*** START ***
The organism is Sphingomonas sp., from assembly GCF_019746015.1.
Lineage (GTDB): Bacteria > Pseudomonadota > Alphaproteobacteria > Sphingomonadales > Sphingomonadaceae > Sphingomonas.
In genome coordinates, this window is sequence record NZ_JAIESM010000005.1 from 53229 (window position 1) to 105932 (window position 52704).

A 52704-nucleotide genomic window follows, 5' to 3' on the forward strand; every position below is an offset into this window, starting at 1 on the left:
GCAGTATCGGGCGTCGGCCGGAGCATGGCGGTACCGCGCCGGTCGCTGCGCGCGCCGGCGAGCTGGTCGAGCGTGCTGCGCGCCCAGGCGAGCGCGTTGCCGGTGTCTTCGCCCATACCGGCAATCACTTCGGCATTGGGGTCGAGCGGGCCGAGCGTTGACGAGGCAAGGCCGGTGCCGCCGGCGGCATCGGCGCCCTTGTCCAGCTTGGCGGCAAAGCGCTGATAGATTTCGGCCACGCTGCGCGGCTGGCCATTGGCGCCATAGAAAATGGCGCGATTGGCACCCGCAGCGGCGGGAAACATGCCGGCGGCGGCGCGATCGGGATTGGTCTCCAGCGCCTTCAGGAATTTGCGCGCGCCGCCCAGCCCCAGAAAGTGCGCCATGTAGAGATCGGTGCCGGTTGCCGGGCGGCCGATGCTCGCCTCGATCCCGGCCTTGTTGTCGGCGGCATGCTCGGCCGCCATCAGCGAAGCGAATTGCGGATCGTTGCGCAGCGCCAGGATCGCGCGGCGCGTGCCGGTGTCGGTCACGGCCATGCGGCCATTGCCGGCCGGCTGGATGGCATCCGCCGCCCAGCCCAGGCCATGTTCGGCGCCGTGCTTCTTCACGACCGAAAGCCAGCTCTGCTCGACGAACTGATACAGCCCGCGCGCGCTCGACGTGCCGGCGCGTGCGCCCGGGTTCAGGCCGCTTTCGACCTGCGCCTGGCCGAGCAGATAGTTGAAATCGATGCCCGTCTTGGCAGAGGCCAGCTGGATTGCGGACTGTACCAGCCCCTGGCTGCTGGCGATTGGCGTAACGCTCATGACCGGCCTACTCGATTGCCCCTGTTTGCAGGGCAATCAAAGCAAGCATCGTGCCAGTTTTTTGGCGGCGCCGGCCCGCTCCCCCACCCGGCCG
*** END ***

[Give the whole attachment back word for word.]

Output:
The organism is Sphingomonas sp., from assembly GCF_019746015.1.
Lineage (GTDB): Bacteria > Pseudomonadota > Alphaproteobacteria > Sphingomonadales > Sphingomonadaceae > Sphingomonas.
In genome coordinates, this window is sequence record NZ_JAIESM010000005.1 from 53229 (window position 1) to 105932 (window position 52704).

A 52704-nucleotide genomic window follows, 5' to 3' on the forward strand; every position below is an offset into this window, starting at 1 on the left:
GCAGTATCGGGCGTCGGCCGGAGCATGGCGGTACCGCGCCGGTCGCTGCGCGCGCCGGCGAGCTGGTCGAGCGTGCTGCGCGCCCAGGCGAGCGCGTTGCCGGTGTCTTCGCCCATACCGGCAATCACTTCGGCATTGGGGTCGAGCGGGCCGAGCGTTGACGAGGCAAGGCCGGTGCCGCCGGCGGCATCGGCGCCCTTGTCCAGCTTGGCGGCAAAGCGCTGATAGATTTCGGCCACGCTGCGCGGCTGGCCATTGGCGCCATAGAAAATGGCGCGATTGGCACCCGCAGCGGCGGGAAACATGCCGGCGGCGGCGCGATCGGGATTGGTCTCCAGCGCCTTCAGGAATTTGCGCGCGCCGCCCAGCCCCAGAAAGTGCGCCATGTAGAGATCGGTGCCGGTTGCCGGGCGGCCGATGCTCGCCTCGATCCCGGCCTTGTTGTCGGCGGCATGCTCGGCCGCCATCAGCGAAGCGAATTGCGGATCGTTGCGCAGCGCCAGGATCGCGCGGCGCGTGCCGGTGTCGGTCACGGCCATGCGGCCATTGCCGGCCGGCTGGATGGCATCCGCCGCCCAGCCCAGGCCATGTTCGGCGCCGTGCTTCTTCACGACCGAAAGCCAGCTCTGCTCGACGAACTGATACAGCCCGCGCGCGCTCGACGTGCCGGCGCGTGCGCCCGGGTTCAGGCCGCTTTCGACCTGCGCCTGGCCGAGCAGATAGTTGAAATCGATGCCCGTCTTGGCAGAGGCCAGCTGGATTGCGGACTGTACCAGCCCCTGGCTGCTGGCGATTGGCGTAACGCTCATGACCGGCCTACTCGATTGCCCCTGTTTGCAGGGCAATCAAAGCAAGCATCGTGCCAGTTTTTTGGCGGCGCCGGCCCGCTCCCCCACCCGGCCG